And they offered to pay for both my masters hours AND my experience--which is kind of unheard of in the teaching market today (at least in my experience).

So I conditionally accepted, assuming that I could find childcare that I felt comfortable with.  A local friend gave me three names as suggestions for childcare.  I wasn't holding out a lot of hope, since I was looking for someone to take on my four kids (Liam and Aiden every day, Shay after preschool, and Bryn after school) with less than a week's notice... and also hoping that the same person could take Molly, who I've been babysitting since she was 8 weeks old (she's now 14 months).  Really, I thought, who could possibly agree to take on 5 additional kids with less than a week's notice?

And the first two women I interviewed both offered to take the kids (though both had some stipulations to their schedules that would have been a bit tricky to work out).  And then I interviewed the third woman.... and loved her.  And Christine (Molly's mom) loved her too.  And we wholeheartedly agreed to offer her the job.  And she was thrilled to accept.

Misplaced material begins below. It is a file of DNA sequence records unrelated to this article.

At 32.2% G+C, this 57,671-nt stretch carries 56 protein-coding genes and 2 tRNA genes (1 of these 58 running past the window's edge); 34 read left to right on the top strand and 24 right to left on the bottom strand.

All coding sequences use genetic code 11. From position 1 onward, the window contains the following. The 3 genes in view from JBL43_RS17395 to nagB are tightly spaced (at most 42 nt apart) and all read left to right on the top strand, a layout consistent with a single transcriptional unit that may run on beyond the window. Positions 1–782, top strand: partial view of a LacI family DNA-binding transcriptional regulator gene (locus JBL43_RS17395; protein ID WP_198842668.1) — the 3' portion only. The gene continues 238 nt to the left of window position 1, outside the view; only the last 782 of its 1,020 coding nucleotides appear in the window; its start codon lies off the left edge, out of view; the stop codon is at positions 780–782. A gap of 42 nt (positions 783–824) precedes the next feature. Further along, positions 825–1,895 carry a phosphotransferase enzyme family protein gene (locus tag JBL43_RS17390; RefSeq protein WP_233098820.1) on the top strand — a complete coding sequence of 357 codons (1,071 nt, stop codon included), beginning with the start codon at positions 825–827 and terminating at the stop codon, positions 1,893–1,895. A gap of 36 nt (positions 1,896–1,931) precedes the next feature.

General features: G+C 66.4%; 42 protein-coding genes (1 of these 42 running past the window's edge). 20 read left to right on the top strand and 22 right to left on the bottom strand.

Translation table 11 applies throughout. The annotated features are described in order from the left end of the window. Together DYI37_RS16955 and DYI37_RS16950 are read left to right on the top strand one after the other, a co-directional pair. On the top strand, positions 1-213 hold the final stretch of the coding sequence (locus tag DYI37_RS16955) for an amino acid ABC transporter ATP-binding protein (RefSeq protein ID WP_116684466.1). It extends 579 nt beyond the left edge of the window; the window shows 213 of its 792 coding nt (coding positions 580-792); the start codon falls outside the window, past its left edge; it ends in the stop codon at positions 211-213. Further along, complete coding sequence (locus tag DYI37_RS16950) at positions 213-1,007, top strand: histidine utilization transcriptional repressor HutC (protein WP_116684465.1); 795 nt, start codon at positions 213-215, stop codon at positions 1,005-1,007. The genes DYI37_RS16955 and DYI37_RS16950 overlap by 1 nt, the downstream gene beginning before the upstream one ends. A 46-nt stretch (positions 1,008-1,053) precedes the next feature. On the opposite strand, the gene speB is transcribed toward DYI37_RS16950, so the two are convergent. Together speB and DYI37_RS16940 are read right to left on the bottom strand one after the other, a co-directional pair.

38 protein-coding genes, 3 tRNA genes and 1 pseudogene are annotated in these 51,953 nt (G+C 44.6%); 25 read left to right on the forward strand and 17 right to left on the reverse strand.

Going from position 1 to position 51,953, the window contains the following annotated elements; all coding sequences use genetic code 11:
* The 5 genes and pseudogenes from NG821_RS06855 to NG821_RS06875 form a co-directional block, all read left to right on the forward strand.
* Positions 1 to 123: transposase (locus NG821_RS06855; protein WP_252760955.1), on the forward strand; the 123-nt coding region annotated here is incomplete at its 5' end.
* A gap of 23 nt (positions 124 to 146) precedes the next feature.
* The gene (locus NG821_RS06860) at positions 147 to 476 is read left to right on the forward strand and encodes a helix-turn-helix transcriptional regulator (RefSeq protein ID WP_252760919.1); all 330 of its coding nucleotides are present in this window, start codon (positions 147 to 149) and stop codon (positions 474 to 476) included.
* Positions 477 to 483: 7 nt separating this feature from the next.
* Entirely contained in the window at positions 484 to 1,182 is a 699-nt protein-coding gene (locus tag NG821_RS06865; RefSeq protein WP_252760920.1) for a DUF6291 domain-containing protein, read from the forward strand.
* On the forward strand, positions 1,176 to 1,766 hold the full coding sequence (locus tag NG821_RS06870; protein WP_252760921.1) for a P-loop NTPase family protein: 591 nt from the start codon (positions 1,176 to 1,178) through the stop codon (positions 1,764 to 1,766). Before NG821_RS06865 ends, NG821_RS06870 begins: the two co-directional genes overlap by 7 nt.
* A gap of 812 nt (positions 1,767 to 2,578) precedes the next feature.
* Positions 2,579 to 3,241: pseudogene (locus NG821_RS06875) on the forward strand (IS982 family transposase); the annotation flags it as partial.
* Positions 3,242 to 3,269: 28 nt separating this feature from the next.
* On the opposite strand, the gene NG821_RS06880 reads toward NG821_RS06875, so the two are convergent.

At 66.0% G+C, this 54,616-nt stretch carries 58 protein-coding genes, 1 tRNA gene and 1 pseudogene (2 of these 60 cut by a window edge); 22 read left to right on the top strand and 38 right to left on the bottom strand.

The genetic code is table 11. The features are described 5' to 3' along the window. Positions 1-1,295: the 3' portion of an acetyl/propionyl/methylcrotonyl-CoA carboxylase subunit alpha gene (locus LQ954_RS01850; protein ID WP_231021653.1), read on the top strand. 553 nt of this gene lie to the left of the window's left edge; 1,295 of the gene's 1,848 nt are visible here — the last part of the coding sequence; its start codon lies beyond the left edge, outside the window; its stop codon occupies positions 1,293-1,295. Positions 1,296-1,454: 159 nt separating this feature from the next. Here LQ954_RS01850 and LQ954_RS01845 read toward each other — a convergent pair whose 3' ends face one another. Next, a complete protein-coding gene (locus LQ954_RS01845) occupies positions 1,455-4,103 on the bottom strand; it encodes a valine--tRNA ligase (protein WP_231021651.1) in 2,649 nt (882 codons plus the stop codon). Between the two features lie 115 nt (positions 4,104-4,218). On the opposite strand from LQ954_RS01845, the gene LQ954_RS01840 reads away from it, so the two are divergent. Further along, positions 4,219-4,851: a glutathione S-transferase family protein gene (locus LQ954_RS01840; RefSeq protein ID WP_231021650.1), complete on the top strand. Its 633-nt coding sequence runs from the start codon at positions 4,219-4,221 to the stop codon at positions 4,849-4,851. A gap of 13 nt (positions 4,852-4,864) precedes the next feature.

So the major worries that I had (money and childcare) were removed before they became an issue--which I am taking to mean that the Big Guy is 100% on board with this.

That's not to say that I am completely worry-free.  Truth be told, I have no idea how I'm going to juggle working full-time, taking a grad class, being a Girl Scout leader (in cookie season), and raising four kids.  But I trust that God has a plan for my life, and I'm just trying to follow obediently.

So please say some prayers for me over the next few days and weeks, friends.  Liam and Aiden have never been in childcare.  Shay doesn't remember when she was (since she was only 1 then).  And even when I worked before, our wonderful sitters watched the kids at my house, so this will be the first experience for all of them with going somewhere else to be watched.  They're actually all really excited about it right now, and I just hope that feeling persists as we get into our new routine.

And now I'm off to bed.  Because I have a big, big, big day tomorrow!